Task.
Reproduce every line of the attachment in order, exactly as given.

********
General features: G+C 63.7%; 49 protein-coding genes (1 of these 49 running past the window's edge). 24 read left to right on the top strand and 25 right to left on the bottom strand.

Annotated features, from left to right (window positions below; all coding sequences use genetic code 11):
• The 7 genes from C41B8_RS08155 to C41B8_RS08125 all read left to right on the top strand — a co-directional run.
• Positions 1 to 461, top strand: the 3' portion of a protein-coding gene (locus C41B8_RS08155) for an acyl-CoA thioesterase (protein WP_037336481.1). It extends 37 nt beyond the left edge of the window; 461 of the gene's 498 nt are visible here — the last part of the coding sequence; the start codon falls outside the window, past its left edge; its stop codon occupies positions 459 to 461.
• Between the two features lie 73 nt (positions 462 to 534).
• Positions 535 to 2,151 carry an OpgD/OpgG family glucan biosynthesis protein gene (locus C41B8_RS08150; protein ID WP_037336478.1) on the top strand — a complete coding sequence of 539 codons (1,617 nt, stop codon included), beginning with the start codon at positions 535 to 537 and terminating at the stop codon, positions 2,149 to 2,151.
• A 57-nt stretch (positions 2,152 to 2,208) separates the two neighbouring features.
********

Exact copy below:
General features: G+C 63.7%; 49 protein-coding genes (1 of these 49 running past the window's edge). 24 read left to right on the top strand and 25 right to left on the bottom strand.

Annotated features, from left to right (window positions below; all coding sequences use genetic code 11):
• The 7 genes from C41B8_RS08155 to C41B8_RS08125 all read left to right on the top strand — a co-directional run.
• Positions 1 to 461, top strand: the 3' portion of a protein-coding gene (locus C41B8_RS08155) for an acyl-CoA thioesterase (protein WP_037336481.1). It extends 37 nt beyond the left edge of the window; 461 of the gene's 498 nt are visible here — the last part of the coding sequence; the start codon falls outside the window, past its left edge; its stop codon occupies positions 459 to 461.
• Between the two features lie 73 nt (positions 462 to 534).
• Positions 535 to 2,151 carry an OpgD/OpgG family glucan biosynthesis protein gene (locus C41B8_RS08150; protein ID WP_037336478.1) on the top strand — a complete coding sequence of 539 codons (1,617 nt, stop codon included), beginning with the start codon at positions 535 to 537 and terminating at the stop codon, positions 2,149 to 2,151.
• A 57-nt stretch (positions 2,152 to 2,208) separates the two neighbouring features.